BioDr. Marco Pavone is an Assistant Professor of Aeronautics and Astronautics at Stanford University, where he is the Director of the Autonomous Systems Laboratory and Co-Director of the Center for Automotive Research at Stanford. Before joining Stanford, he was a Research Technologist within the Robotics Section at the NASA Jet Propulsion Laboratory. He received a Ph.D. degree in Aeronautics and Astronautics from the Massachusetts Institute of Technology in 2010. His main research interests are in the development of methodologies for the analysis, design, and control of autonomous systems, with an emphasis on self-driving cars, autonomous aerospace vehicles, and future mobility systems. He is a recipient of several awards, including a Presidential Early Career Award for Scientists and Engineers from President Barack Obama, an ONR Young Investigator Award, an NSF CAREER Award, and a NASA Early Career Faculty Award. He was identified by the American Society for Engineering Education (ASEE) as one of America's 20 most highly promising investigators under the age of 40. His work has been recognized with best paper nominations or awards at the International Conference on Intelligent Transportation Systems, at the Field and Service Robotics Conference, at the Robotics: Science and Systems Conference, and at NASA symposia.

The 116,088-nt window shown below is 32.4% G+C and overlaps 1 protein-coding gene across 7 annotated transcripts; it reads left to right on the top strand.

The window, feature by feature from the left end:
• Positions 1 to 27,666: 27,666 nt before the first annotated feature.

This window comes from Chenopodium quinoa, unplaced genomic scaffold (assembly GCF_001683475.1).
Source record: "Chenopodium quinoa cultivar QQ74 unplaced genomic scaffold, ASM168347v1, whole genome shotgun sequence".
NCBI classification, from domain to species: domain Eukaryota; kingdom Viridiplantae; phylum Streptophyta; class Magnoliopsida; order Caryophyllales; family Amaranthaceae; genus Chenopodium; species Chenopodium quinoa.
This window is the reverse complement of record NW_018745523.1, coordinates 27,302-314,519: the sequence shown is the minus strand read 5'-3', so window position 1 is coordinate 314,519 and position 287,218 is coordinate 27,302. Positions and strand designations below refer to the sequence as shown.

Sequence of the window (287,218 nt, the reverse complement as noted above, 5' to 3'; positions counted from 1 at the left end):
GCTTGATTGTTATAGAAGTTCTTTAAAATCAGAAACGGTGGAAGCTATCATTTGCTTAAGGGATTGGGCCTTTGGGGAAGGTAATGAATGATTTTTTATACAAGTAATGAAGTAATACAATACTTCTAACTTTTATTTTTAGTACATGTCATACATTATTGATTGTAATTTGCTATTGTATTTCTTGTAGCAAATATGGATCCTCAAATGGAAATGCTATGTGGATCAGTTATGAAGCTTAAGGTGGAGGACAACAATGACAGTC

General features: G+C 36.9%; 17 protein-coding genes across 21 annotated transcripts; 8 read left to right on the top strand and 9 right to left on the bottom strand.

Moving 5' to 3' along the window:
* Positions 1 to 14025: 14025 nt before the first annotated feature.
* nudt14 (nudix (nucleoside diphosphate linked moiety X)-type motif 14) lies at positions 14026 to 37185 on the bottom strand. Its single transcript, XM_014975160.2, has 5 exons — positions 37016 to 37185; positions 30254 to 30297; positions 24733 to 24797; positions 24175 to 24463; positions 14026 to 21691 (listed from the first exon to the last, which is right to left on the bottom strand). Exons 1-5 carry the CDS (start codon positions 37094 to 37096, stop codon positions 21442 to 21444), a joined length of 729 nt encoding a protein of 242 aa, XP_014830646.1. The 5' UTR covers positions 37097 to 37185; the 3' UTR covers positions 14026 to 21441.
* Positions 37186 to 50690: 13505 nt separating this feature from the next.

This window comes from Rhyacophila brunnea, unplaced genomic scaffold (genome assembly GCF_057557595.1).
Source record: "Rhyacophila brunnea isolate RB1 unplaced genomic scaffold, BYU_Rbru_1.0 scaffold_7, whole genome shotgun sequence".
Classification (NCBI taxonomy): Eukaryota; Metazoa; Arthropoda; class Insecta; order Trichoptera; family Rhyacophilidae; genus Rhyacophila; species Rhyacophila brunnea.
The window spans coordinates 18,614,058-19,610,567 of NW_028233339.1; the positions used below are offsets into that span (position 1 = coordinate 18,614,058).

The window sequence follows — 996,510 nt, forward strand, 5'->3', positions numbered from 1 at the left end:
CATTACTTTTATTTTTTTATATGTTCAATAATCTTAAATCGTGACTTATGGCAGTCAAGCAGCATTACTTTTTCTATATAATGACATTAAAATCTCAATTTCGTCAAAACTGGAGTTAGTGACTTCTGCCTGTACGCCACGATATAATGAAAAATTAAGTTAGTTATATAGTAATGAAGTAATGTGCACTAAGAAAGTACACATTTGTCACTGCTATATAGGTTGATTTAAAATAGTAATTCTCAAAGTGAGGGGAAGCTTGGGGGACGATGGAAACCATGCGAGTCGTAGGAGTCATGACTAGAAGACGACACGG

Professor of Mechanical Engineering, Emeritus